04 November 1964
Supreme Court


Case number: Appeal (civil) 1099 of 1963






DATE OF JUDGMENT: 04/11/1964


CITATION:  1965 AIR 1708            1965 SCR  (2)  22  CITATOR INFO :  R          1966 SC1490  (9)  R          1970 SC1343  (17)  R          1971 SC 383  (5)

ACT: Income  Tax-Registration of firm-Members of Hindu  undivided family  representing  it as partners  in  firm-Partition  of Hindu undivided family Variance between the interests of the members  as  shown  in  partnership deed  and  as  shown  in partition    deed-Partnership   otherwise    genuine-Whether registerable-Indian  Income-tax Act, 1922 (11 of  1922),  s. 26A.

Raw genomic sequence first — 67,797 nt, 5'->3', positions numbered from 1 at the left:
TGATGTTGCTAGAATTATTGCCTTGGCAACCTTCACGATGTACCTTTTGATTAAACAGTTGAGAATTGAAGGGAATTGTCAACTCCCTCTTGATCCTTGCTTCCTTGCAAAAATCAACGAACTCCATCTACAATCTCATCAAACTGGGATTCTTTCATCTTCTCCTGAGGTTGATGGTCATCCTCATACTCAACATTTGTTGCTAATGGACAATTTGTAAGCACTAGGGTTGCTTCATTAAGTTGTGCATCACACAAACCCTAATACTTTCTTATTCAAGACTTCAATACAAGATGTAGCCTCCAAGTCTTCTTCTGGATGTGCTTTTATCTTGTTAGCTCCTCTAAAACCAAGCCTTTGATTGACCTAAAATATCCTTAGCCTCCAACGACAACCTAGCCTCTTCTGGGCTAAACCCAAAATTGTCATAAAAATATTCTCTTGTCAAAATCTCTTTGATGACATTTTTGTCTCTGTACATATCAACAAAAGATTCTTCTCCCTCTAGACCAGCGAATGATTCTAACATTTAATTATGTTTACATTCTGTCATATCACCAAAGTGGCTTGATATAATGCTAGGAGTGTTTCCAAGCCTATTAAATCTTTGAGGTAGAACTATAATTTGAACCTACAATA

HEADNOTE: G and his son V belonged to a Hindu undivided family, and as representatives of the family were partners in the  assesee- firm  holding  therein  shares  of 71  as.  and  2  1/2  as. respectively.   The  family  thus  held  through  them,   an interest  of  10 as. in the assessee-firm.   On  August  24, 1950, there was a partition in the family, and according  to the partition-deed the 10 as. interest of the family in  the assessee-firm  was  divided  in such  a  way  between  seven members  that the shares allotted to G and V came to  2  as. and 1 anna 4 pies respectively.  On November 30, 1950, a new partnership-deed  was  drawn  up  by  the  partners  of  the assessee-firm  and  the shares allotted to G and  V  therein were again 7 1/2 as. and 21 as. respectively.  The claim  of the  assessee-firm  for Registration under s.  26-A  of  the Indian  Income-tax Act, 1922, on the basis of the new  deed, for  the years 1952-53, 1953-54 and 1954-55 was accepted  by the  Income-tax authorities.  G and V were duly assessed  on their  respective shares as shown in the  partnership  deed. But  they contended that in respect of the first  two  years they  were  liable  to  pay tax only  in  respect  of  their respective  shares as shown in the partition-deed  of  their erstwhile  undivided family.  Their contention was  accepted by  the  Income-tax  Appellate  Tribunal.   Whereupon,   the Commissioner of Income-tax acting under s. 33B of the afore- said  Act cancelled the registration of the partnership  for the three years on the ground that the partnership-deed  did not  show  the  correct  shares  of  the  partners  in   the